Benign paroxysmal positional vertigo (BPPV)

What is it?

Benign paroxysmal positional vertigo (BPPV) is the most frequent cause of peripheral vertigo, which incidence increases with age, reaching the highest prevalence in people over 70 years old. Vertigo is related to the detachment of calcium salts concretions called otocones present in a part of the inner ear and their passage in one of the semicircular canals. The main cause of detachment of the otocones is still idopathic, other possible etiologies are dysmetabolic (reduced levels of calcium and vitamin D), and post-traumatic (head trauma). It is easily suspected from the clinical history of violent but short-term vertigo triggered by lying on one side in bed.

Which are the symptoms?

The main symptom is rotatory vertigo lasting a few minutes exacerbated by head movements and/or triggered by the acquisition of a particular posture associated with nausea and/or vomiting.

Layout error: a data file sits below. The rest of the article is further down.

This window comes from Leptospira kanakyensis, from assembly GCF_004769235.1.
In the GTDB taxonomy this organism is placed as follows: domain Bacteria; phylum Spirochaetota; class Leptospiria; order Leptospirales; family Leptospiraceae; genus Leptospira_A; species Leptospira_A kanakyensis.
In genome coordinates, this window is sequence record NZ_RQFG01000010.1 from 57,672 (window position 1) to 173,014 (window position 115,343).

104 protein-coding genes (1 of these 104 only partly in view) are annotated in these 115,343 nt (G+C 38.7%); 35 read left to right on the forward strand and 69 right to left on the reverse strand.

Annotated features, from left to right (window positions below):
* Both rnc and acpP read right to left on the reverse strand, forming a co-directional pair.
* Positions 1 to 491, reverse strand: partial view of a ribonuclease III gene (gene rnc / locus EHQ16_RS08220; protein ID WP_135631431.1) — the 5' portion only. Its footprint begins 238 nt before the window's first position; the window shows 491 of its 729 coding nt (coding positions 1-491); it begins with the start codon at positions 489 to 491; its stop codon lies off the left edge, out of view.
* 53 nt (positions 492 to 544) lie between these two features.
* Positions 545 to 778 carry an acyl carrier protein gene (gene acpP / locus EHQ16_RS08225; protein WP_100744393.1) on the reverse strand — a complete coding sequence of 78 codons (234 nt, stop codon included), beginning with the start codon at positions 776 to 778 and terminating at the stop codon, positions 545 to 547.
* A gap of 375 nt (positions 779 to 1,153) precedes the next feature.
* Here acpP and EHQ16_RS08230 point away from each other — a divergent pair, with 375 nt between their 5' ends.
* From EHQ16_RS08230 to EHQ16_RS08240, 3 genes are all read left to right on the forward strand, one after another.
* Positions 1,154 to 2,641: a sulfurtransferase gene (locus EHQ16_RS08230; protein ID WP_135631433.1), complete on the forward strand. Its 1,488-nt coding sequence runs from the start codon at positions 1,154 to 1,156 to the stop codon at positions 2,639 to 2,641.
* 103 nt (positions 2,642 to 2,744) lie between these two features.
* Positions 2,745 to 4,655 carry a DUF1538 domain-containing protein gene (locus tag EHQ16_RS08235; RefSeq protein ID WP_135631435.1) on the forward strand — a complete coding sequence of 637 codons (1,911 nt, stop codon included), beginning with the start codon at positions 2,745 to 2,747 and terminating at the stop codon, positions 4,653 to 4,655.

• Rotatory vertigo
  • Nausea and/or vomiting
  • Instability

How is it diagnosed?

To date, this pathology can be diagnozed by correct anamnestic collection of the patient's clinical history and symptoms, in addition to the execution of certain diagnostic positioning maneuvers (Dix-Hallpike maneuver, Pagnini-McClure maneuver).

How is it treated?

The treatment of benign positional paroxysmal vertigo involves the execution of specific liberating maneuvers (e.g. Semont maneuver, Epley maneuver, etc.) performed on the basis of the involvement of a specific semicircular canal. Pharmacological medical treatments can also be used in order to reduce the sense of residual instability that may persist for days after the maneuvers are performed.

Where do we treat it?

Within the San Donato Group, you can find Benign paroxysmal positional vertigo (BPPV) specialists at these departments:

Are you interested in receiving the treatment?

Contact us and we will take care of you.